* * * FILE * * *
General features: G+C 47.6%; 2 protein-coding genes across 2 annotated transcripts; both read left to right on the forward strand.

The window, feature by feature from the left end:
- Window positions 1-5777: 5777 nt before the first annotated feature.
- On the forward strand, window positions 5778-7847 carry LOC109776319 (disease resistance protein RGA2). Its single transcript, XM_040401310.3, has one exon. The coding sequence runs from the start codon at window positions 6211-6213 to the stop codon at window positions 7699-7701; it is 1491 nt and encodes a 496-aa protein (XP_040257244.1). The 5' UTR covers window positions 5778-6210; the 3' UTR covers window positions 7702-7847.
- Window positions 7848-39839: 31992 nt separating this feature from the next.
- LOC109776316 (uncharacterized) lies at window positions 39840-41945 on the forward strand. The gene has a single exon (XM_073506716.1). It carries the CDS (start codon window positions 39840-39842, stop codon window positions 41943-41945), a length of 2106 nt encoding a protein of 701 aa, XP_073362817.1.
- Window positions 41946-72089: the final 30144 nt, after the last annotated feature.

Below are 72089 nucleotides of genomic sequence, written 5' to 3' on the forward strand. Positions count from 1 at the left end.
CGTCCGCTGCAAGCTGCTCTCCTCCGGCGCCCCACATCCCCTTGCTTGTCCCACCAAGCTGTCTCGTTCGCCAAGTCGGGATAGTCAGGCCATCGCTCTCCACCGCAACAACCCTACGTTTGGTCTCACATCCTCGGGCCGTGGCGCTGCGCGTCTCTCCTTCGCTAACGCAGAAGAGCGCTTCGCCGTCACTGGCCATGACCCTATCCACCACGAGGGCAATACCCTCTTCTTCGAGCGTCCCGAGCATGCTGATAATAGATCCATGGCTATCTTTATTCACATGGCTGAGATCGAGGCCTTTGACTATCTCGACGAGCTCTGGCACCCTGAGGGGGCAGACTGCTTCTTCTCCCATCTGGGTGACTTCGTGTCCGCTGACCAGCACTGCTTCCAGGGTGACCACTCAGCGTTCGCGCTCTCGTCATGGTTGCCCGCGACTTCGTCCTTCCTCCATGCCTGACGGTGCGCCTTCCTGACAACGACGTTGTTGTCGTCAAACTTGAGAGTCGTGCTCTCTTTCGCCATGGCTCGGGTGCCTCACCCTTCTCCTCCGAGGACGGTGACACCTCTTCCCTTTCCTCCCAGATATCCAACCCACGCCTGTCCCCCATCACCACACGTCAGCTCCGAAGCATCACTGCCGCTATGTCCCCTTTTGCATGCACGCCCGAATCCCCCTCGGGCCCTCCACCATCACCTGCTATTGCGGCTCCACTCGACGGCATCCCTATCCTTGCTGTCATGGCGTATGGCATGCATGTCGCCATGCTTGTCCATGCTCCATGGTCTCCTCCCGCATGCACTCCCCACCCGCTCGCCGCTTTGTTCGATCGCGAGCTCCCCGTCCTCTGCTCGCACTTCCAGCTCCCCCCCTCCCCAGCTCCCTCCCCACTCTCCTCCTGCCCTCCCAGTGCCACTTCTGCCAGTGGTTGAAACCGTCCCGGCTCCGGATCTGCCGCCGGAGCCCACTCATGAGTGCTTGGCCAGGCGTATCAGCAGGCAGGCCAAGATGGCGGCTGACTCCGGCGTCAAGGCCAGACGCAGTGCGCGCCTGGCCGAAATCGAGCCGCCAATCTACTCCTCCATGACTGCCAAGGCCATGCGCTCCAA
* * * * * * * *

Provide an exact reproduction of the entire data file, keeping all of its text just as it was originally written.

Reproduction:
General features: G+C 47.6%; 2 protein-coding genes across 2 annotated transcripts; both read left to right on the forward strand.

The window, feature by feature from the left end:
- Window positions 1-5777: 5777 nt before the first annotated feature.
- On the forward strand, window positions 5778-7847 carry LOC109776319 (disease resistance protein RGA2). Its single transcript, XM_040401310.3, has one exon. The coding sequence runs from the start codon at window positions 6211-6213 to the stop codon at window positions 7699-7701; it is 1491 nt and encodes a 496-aa protein (XP_040257244.1). The 5' UTR covers window positions 5778-6210; the 3' UTR covers window positions 7702-7847.
- Window positions 7848-39839: 31992 nt separating this feature from the next.
- LOC109776316 (uncharacterized) lies at window positions 39840-41945 on the forward strand. The gene has a single exon (XM_073506716.1). It carries the CDS (start codon window positions 39840-39842, stop codon window positions 41943-41945), a length of 2106 nt encoding a protein of 701 aa, XP_073362817.1.
- Window positions 41946-72089: the final 30144 nt, after the last annotated feature.

Below are 72089 nucleotides of genomic sequence, written 5' to 3' on the forward strand. Positions count from 1 at the left end.
CGTCCGCTGCAAGCTGCTCTCCTCCGGCGCCCCACATCCCCTTGCTTGTCCCACCAAGCTGTCTCGTTCGCCAAGTCGGGATAGTCAGGCCATCGCTCTCCACCGCAACAACCCTACGTTTGGTCTCACATCCTCGGGCCGTGGCGCTGCGCGTCTCTCCTTCGCTAACGCAGAAGAGCGCTTCGCCGTCACTGGCCATGACCCTATCCACCACGAGGGCAATACCCTCTTCTTCGAGCGTCCCGAGCATGCTGATAATAGATCCATGGCTATCTTTATTCACATGGCTGAGATCGAGGCCTTTGACTATCTCGACGAGCTCTGGCACCCTGAGGGGGCAGACTGCTTCTTCTCCCATCTGGGTGACTTCGTGTCCGCTGACCAGCACTGCTTCCAGGGTGACCACTCAGCGTTCGCGCTCTCGTCATGGTTGCCCGCGACTTCGTCCTTCCTCCATGCCTGACGGTGCGCCTTCCTGACAACGACGTTGTTGTCGTCAAACTTGAGAGTCGTGCTCTCTTTCGCCATGGCTCGGGTGCCTCACCCTTCTCCTCCGAGGACGGTGACACCTCTTCCCTTTCCTCCCAGATATCCAACCCACGCCTGTCCCCCATCACCACACGTCAGCTCCGAAGCATCACTGCCGCTATGTCCCCTTTTGCATGCACGCCCGAATCCCCCTCGGGCCCTCCACCATCACCTGCTATTGCGGCTCCACTCGACGGCATCCCTATCCTTGCTGTCATGGCGTATGGCATGCATGTCGCCATGCTTGTCCATGCTCCATGGTCTCCTCCCGCATGCACTCCCCACCCGCTCGCCGCTTTGTTCGATCGCGAGCTCCCCGTCCTCTGCTCGCACTTCCAGCTCCCCCCCTCCCCAGCTCCCTCCCCACTCTCCTCCTGCCCTCCCAGTGCCACTTCTGCCAGTGGTTGAAACCGTCCCGGCTCCGGATCTGCCGCCGGAGCCCACTCATGAGTGCTTGGCCAGGCGTATCAGCAGGCAGGCCAAGATGGCGGCTGACTCCGGCGTCAAGGCCAGACGCAGTGCGCGCCTGGCCGAAATCGAGCCGCCAATCTACTCCTCCATGACTGCCAAGGCCATGCGCTCCAA